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The Indian advocate. ([Sacred Heart, Okla.]) 1???-1910, June 01, 1906, Image 4

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Persistent link: https://chroniclingamerica.loc.gov/lccn/45043535/1906-06-01/ed-1/seq-4/

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166
THE INDIAN ADVOCATE.
was set apart for them on both sides of the Arkansas River,
in the State of Kansas. This treaty was never ratified by
Congress, and they for several years were left without any
land they could call their own. Being thus deprived of their
lands, they committed soine depredations upon the settlers,
which resulted in the treacherous massacre of Sand Creek,
and their ultimate removal to the Territory, where they at
prespnt reside, living mostly at peace, though not satisfied
with their removal from Kansas and Colorado.
Perhaps this Sand Creek mas&acre should receive more than
the passing notice I had intended giving it: and 1 will jusi
state here, that in the summer of 164, some depredations
and robberies were committed by the Cheyennes and Arapa
hoes upo;i settlements in Colorado, their former home, from
which they had been driven, and for which, they had not heen
compensated. In consequence of these outrages, the Che
yenne village of Cedar Bluffs was attacked by United States
troops, and between twenty and thirty Indians killed, and as
many more wounded. Petty depredations were continued
until fall, when the Indians, becoming tired of hostilities, de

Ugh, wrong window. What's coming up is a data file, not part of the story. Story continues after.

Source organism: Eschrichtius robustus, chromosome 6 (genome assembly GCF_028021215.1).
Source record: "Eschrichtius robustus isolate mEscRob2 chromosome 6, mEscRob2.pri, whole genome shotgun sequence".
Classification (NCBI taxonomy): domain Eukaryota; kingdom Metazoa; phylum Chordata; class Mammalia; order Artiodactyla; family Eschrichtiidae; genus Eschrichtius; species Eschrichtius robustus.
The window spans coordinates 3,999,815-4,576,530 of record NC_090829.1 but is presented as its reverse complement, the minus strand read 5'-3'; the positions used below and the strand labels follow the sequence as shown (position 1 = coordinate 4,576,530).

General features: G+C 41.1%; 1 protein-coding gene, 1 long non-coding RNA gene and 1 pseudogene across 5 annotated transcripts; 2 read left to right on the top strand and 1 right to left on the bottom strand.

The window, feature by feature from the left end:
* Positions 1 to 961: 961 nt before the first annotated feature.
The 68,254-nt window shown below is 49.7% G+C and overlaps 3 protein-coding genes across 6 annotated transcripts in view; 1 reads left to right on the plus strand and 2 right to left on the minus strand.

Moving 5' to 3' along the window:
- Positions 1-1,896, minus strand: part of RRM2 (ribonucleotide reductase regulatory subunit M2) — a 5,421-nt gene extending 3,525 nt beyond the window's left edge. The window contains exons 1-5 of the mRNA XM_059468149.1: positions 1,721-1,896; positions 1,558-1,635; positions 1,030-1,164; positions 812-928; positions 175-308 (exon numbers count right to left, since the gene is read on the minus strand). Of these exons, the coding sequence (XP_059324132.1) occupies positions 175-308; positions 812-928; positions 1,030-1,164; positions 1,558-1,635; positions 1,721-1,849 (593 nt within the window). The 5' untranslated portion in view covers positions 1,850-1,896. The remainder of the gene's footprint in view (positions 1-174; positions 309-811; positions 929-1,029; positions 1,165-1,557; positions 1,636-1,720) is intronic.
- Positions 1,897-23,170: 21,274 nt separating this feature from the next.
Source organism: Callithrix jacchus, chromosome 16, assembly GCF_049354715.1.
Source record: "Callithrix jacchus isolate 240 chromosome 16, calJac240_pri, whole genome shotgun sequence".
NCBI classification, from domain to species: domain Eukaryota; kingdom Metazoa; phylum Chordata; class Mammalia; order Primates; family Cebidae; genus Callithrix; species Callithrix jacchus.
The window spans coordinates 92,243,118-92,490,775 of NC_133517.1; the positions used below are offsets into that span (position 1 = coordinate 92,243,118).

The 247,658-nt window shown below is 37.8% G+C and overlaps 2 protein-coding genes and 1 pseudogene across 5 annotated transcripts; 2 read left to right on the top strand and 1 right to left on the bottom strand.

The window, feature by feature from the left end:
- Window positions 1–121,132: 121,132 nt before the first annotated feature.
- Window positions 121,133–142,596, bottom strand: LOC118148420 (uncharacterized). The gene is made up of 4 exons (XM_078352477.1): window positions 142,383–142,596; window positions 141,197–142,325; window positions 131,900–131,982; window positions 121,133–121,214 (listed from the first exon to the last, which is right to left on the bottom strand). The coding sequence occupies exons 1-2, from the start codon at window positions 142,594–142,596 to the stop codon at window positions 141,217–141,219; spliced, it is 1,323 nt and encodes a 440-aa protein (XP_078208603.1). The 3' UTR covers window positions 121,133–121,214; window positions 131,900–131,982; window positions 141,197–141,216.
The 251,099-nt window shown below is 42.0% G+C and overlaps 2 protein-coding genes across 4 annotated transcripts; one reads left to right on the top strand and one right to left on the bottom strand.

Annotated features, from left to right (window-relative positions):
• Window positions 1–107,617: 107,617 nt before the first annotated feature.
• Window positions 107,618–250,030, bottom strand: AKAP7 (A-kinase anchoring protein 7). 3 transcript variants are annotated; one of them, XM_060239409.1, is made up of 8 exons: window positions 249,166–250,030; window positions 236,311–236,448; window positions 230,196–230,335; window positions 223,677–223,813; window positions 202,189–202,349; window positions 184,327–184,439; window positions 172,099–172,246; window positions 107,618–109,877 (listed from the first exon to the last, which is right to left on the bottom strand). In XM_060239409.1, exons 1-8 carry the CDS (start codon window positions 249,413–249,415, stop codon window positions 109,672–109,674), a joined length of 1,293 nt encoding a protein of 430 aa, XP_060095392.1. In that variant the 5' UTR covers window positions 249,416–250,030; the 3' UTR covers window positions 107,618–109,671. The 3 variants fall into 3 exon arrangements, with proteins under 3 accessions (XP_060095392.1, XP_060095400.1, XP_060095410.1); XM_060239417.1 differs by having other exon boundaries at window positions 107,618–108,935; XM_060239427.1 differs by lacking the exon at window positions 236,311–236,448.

sired peace, and applied to Major Wynkoop, commander at
Fort Lyon, to negotiate a treaty. He ordered the Indians
to assemble about Fort Lyon, under his assurance of safety
and protectibn. They accordingly assembled, about five
hundred men, women, and children, under the charge of a
chief who had all along opposed hostilities with the whites.
While here, in a defenceless condition, under promise of pro
tection from a commissioned officer of the United States army
Colonel Chivington, at the head of company of a United Sta
tes troops, was permitted to surround, and slaughter with
out mercy, the whole band. This inaugurated an Indian war,
which, as has been stated, withdrew eight thousand troops
from those engaged in suppressing the rebellion, cost the go
vernment about thirty millions of dollars, at the small loss
to the Indians of nnf over twenty men killed.
After remaining over night at this Agency, which really
seemed like an oasis in a desert, I started on, with an ox
train, to complete my journey to the Wichjta Agency, the
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